Once upon a time (early 1980s), an innovative start-up known as Teradata figured out how to use massively parallel processing technology to run decision support applications much faster than was possible at that time with alternative technologies. More than fifteen years have passed. Today the phrase decision support has been largely replaced with an alphabet soup of new terms such as data warehousing, business intelligence and CRM.

Teradata was acquired by NCR nearly a decade ago. The company extended and enhanced the original Teradata technology, and today Teradata-based systems represent a significant chunk of NCR's income. NCR is now a leader in data warehousing, particularly in the mega-system end of the market, where it has operational systems handling warehouses containing more than 100 terabytes.

As we all know, today the Internet and its soul brothers, extranets and intranets, are revolutionizing the processes of gathering data and disseminating information. NCR has seized the opportunities derived from this phenomenon by developing a slate of products designed to acquire Internet-based transaction data and to analyze that data in near real time.

The new product suite, announced with much fanfare in April 2000, sounds new and exciting; but if one looks under the covers, one finds mostly the same technology that NCR has been deploying for the last 15 years, just enhanced to operate efficiently in the Internet environment. At the back end, new ETL tools transform Web-site data and load it into a Teradata warehouse. At the front end, both conventional (e.g., OLAP) and new data mining tools do the data analysis and reporting. Unless you are an early-adopter type, this is surely good news.

NCR has chosen to focus initially on the business-to-consumer environment with particular emphasis on relationship-based applications such as CRM, campaign management, customer profiling and the like. To support that area, it has several new offerings under the umbrella of what it calls Relationship Technologies (more alphabet soup). These include TeraMiner, a tool that provides intelligent analysis for measuring things such as promotion effectiveness, and Relationship Optimizer, a tool that looks for events and initiates actions based on predefined business rules. In addition, there are specialized scripts, reports, tools and models for specific applications such as e-advertising.

Sounds cool, but you might logically inquire, "Where's the beef?" The answer is that there are some significant value propositions inherent in what NCR is offering. First is the ability to efficiently combine Web-based transaction data with other data (including, for example, an in-house historical customer database and an external demographic database) in a single warehouse. Whereas most e-commerce warehouse-based applications simply track what happened on the Web (pages visited, for example), the importance of having the ability to use all the data that impacts a given business problem cannot be overstated. The problem, of course, is that the system must be capable of managing massive amounts of data derived from disparate sources. Another is the ability to operate in a 24x7 environment with all that implies in terms of robustness and data integrity. Third is the ability to deliver results in near real time. These are all strengths of NCR/Teradata systems, with or without the Internet factor.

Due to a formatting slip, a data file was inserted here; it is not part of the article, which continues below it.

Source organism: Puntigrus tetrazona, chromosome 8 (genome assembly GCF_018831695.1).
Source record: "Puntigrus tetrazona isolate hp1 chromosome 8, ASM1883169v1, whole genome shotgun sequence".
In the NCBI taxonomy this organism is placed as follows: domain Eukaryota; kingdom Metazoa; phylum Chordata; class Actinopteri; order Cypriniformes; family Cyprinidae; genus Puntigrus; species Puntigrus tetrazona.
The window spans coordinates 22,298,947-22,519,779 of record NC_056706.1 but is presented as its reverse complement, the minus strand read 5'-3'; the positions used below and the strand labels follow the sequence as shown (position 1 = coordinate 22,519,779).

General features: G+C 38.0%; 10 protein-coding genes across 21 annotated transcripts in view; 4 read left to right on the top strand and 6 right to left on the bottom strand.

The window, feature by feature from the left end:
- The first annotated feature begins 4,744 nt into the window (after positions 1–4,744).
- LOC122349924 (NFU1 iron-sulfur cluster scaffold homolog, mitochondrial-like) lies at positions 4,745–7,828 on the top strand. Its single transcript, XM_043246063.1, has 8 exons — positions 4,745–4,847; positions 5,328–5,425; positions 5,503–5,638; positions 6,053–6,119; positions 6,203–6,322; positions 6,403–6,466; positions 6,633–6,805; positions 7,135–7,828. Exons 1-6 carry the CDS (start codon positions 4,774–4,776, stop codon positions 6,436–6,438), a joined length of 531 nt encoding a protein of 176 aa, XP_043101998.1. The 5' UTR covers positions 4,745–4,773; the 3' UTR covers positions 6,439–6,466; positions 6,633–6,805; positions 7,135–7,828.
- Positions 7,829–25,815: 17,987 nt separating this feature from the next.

On the day of the announcement, NCR told the world about some customers for e-business Teradata; the all-star list includes Travelocity.com, MatchLogic, macys.com and E*Trade.

I interviewed Jack Garzella who runs the e-business CRM data warehouse operation for MatchLogic. Jack told me that his operation is one of the world's top five Oracle data warehouse sites and that he was not exactly receptive to the idea of bringing in another vendor. It took NCR many months to convince Jack to give them a shot at his business, but he's glad that NCR persisted. Among the benefits of the Teradata switch, he cited the ability to put all instances on a single warehouse (before each had to be in a separate database), a 15-30 times improvement in clickstream query response time and load times measured in hours rather than days. As an Internet infrastructure company, MatchLogic's competitive edge is to be able to provide its customers with superior performance. Needless to say, Jack and his colleagues are happy campers.

In short, by exploiting its traditional strengths in the world of e-commerce, it looks like NCR may have hit a home run. If you don't want to buy one of their systems, NCR will build and run one for you under an on-site or off-site outsource contract or as an ASP. Looks like e-business has a new major BI player.

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